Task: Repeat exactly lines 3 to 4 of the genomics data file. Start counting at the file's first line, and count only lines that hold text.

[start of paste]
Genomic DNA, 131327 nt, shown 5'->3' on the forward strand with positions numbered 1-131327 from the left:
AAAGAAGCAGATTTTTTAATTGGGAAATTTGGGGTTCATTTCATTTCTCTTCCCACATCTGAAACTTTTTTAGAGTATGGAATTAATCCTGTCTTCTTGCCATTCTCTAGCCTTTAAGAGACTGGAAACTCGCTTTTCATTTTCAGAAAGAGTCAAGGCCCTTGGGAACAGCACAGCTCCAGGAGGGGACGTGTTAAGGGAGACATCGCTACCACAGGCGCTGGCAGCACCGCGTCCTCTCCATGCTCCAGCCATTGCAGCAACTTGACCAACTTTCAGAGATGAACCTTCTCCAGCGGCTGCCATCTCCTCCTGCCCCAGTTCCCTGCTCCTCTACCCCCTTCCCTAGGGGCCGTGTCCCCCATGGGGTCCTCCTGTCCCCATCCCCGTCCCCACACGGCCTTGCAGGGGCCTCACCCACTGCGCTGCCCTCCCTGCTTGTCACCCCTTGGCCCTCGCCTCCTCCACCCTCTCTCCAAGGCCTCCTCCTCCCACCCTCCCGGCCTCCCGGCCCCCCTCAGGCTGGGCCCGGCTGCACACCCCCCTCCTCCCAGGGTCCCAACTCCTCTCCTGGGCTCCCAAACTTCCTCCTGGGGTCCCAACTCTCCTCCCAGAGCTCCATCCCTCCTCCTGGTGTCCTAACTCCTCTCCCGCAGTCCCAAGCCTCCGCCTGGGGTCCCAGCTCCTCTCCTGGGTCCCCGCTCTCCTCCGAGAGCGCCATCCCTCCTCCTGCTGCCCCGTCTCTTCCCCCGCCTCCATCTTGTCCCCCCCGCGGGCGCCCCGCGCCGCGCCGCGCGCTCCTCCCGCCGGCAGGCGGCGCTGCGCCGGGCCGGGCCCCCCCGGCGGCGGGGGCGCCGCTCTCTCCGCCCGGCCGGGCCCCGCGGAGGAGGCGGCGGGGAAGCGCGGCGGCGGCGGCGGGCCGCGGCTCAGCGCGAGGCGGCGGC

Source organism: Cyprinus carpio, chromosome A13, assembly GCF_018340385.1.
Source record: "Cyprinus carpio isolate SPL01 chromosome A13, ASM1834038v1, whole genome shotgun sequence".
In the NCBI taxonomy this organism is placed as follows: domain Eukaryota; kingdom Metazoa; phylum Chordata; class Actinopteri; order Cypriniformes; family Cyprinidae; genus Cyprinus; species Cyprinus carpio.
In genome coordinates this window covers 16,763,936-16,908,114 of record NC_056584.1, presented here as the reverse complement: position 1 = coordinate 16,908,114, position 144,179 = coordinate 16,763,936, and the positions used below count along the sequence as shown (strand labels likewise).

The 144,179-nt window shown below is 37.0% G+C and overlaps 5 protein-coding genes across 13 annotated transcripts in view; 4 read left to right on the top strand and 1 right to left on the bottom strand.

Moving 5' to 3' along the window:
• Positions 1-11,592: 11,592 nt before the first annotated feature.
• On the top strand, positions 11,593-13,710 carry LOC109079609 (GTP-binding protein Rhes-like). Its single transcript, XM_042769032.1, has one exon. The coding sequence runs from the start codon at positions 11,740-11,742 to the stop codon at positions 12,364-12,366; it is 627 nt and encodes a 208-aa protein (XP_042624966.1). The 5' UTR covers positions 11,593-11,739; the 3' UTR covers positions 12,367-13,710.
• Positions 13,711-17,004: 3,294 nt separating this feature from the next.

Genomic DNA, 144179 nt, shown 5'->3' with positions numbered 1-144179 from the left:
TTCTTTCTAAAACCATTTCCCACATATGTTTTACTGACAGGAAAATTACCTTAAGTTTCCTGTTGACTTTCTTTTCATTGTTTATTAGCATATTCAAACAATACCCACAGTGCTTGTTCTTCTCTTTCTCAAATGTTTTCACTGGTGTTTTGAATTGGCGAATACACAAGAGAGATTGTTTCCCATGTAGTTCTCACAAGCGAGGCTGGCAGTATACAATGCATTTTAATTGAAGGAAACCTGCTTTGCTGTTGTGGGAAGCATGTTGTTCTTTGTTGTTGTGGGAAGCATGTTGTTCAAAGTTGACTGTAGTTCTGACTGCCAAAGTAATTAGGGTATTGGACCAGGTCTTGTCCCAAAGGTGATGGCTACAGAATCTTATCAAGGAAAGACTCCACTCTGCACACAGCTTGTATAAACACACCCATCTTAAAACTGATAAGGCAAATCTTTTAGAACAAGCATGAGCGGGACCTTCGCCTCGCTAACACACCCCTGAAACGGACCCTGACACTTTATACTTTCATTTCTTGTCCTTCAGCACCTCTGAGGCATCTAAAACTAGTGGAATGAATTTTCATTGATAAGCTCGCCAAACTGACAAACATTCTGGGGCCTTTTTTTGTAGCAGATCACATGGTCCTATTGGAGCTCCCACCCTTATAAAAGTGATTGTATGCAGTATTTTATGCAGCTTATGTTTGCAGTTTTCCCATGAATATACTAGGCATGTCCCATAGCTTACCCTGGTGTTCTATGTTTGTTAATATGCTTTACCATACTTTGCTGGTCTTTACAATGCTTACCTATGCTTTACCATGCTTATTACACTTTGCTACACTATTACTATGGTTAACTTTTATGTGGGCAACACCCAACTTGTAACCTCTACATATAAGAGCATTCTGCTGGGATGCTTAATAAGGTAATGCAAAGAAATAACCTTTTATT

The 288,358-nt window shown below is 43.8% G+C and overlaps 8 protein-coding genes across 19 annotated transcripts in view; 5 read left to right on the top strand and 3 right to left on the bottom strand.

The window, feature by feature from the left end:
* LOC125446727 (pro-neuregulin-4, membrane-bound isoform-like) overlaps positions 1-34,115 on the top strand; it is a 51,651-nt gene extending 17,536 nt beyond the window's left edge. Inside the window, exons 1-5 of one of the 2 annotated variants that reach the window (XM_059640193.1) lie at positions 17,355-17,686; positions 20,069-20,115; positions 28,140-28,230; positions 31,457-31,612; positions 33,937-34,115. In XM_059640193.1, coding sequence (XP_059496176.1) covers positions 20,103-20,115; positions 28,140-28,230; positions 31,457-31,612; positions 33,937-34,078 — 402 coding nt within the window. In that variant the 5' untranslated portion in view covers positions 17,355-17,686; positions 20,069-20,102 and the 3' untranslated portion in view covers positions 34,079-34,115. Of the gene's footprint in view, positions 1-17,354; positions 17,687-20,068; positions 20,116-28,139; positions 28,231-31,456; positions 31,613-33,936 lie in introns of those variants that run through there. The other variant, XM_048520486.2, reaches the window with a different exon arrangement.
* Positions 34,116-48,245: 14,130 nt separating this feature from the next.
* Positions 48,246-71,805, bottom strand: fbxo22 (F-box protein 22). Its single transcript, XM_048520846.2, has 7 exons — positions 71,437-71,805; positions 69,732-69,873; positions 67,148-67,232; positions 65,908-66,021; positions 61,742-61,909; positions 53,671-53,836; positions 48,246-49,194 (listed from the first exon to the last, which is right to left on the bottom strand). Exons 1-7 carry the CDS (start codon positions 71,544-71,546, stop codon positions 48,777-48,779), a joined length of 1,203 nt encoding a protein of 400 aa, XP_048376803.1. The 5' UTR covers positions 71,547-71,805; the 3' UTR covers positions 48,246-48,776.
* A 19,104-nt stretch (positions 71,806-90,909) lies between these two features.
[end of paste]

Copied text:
Source organism: Cyprinus carpio, chromosome A13, assembly GCF_018340385.1.
Source record: "Cyprinus carpio isolate SPL01 chromosome A13, ASM1834038v1, whole genome shotgun sequence".